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New National Parks Website Makes National Parks Obsolete

WASHINGTON, DC—In an effort to make America's natural wonders available to all citizens, the Department of the Interior announced Monday the creation of a $2 million National Parks Website.

ParkNet, the new national parks website.

The new website clears the way for the wholesale development of the parks: Next Monday, bulldozers will begin leveling more than 100,000 square miles of pristine, federally protected national parkland, finally making it available for industrial use.

Jack Holm, designer of the website, believes nature lovers will find it superior to the real parks in every way. "You will experience the same grand mountains, lush grass and wide variety of fauna, without ever leaving your home," he said. "And when you spot an animal on your cyber-tour, like a majestic elk, you can click on the elk and access information about its habitat and diet. Elks in the wild do not offer this option."

The website, located at www.natparks.gov, will feature 72 pixels-per-inch photos of parks and "hyper text" on the parks' histories and wildlife. It will also offer camping options, with which visitors can set up a "virtual campsite" inside a national park and watch a quick-time movie of the setting sun while RealAudio playback of crickets and coyotes runs at 44.1 kilohertz.

"We digitally enhanced actual recordings of coyotes from Arizona's Saguaro National Park," Holm said. "It should sound better than the real thing."

According to National Parks Destruction Chief Lew Hoffson, countless grizzlies, moose and bison will be incinerated when the 750,000-acre Yellowstone National Park is slash-burned to make room for what he says will be the nation's largest factory outlet mall.

"Yellowstone, like the other national parks, has proven to be a huge financial burden to taxpayers, costing more than $200 million a year to maintain," Hoffson said. "The new Yellowstone Factory Shoppes, on the other hand, are privately funded and should be immensely profitable right from the word go. It just makes sense."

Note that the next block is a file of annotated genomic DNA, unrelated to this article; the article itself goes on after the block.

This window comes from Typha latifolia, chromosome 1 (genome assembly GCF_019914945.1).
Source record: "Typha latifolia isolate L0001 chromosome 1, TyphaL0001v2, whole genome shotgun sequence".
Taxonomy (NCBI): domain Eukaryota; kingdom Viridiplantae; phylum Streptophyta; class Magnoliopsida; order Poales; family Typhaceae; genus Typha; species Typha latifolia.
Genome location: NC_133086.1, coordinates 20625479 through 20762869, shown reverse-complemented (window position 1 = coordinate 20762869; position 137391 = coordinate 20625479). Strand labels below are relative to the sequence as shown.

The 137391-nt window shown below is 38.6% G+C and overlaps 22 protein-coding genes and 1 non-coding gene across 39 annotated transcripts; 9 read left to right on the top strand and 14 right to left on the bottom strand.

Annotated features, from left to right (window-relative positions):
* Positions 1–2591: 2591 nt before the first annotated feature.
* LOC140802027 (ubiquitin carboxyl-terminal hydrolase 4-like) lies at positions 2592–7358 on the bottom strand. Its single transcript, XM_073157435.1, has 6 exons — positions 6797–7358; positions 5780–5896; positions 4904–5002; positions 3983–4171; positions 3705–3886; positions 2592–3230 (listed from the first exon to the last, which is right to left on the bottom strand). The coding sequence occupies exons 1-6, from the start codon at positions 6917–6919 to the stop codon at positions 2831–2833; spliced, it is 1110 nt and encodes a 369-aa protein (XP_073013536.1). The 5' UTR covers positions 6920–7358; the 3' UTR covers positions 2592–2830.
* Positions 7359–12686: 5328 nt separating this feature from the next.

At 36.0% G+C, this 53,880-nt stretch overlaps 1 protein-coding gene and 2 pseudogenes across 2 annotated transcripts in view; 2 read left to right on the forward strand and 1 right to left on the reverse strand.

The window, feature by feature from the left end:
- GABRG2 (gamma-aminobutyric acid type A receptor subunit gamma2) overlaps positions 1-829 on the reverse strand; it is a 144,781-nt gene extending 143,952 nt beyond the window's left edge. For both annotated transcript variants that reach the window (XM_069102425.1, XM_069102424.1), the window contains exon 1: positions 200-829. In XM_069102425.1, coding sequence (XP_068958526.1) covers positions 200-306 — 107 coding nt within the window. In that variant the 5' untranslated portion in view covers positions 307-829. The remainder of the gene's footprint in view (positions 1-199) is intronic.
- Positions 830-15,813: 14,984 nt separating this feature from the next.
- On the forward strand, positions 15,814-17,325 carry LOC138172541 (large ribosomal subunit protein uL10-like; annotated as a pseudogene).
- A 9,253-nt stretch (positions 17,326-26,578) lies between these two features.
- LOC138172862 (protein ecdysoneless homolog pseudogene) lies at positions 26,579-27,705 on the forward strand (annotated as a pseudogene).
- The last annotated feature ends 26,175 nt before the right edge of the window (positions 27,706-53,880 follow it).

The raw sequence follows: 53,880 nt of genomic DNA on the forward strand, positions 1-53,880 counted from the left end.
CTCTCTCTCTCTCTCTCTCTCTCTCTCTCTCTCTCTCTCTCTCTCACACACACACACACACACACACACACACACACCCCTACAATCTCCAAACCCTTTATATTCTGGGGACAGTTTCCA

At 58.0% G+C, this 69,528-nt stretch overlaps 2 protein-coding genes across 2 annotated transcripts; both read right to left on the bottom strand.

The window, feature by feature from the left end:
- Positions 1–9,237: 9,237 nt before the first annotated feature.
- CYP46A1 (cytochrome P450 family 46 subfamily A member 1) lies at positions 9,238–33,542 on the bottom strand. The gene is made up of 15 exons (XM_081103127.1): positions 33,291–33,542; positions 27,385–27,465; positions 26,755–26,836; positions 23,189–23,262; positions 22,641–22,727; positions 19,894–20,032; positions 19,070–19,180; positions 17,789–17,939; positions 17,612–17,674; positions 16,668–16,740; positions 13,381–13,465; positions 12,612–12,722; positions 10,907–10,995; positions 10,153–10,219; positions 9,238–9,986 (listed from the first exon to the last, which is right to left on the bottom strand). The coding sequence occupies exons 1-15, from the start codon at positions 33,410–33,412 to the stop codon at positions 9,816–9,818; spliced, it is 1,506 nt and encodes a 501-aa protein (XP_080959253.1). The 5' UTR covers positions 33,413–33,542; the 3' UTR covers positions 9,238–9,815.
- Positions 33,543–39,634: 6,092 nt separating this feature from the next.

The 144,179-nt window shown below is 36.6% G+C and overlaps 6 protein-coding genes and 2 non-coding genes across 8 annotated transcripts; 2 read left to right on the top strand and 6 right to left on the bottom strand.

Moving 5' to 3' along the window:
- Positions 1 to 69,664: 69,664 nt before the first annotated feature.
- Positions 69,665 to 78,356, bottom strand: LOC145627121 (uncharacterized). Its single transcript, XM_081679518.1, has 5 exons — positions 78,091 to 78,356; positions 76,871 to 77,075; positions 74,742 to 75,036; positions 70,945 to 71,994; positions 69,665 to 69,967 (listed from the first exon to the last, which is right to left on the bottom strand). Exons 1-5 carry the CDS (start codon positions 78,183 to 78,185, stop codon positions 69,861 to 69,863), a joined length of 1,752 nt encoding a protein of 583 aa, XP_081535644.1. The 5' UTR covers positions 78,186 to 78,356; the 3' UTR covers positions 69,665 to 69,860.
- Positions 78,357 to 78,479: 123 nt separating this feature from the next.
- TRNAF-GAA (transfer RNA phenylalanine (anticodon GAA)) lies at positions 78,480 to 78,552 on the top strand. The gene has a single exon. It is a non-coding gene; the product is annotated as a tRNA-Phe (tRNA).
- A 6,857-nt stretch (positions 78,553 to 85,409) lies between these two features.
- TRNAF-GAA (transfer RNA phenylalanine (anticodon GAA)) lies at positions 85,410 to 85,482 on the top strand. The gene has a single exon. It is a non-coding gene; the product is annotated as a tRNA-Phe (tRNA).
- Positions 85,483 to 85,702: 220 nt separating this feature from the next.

The economic advantage of massive, unregulated development of the parks was only one reason for the website move. Safety was also a factor.

"Every year, between 30 to 40 national parks visitors are killed in accidents, ranging from animal attacks to falls off cliffs," Holm said. "The website will be far safer, with the greatest danger posed to visitors being possible neck and back strain from prolonged sitting at the computer station." To avoid such discomfort when visiting the new cyber-parks, Holm strongly advised taking a "stretch break" every 15 to 20 minutes.

Yet another advantage of web-based camping will be the chance for visitors to enjoy interacting with talking, anthropomorphic wildlife, such as PC Puffin, a friendly, wise-cracking aquatic cartoon bird who gives visitors tours of Alaska's Denali National Park. "Non-cyber-parks do not feature puffin-led tours, for in real life animals do not talk," Holm said.

U.S. Parks Department officials said the department is also planning an endangered-species website, enabling people to observe and study rare species on their computers. Once the website is up and running, the actual endangered animals will either be allowed to die out naturally in captivity or be killed off wholesale by poachers.

U.S. Sen. Spencer Abraham (R-MI), who sponsored the legislation, said that he and his family are planning a trip to the National Parks website this July. "We've never been to Yellowstone," he said, "and I understand we'll be able to download a sound effect of hot, splashing water digitally recorded right at Old Faithful. We're very excited."

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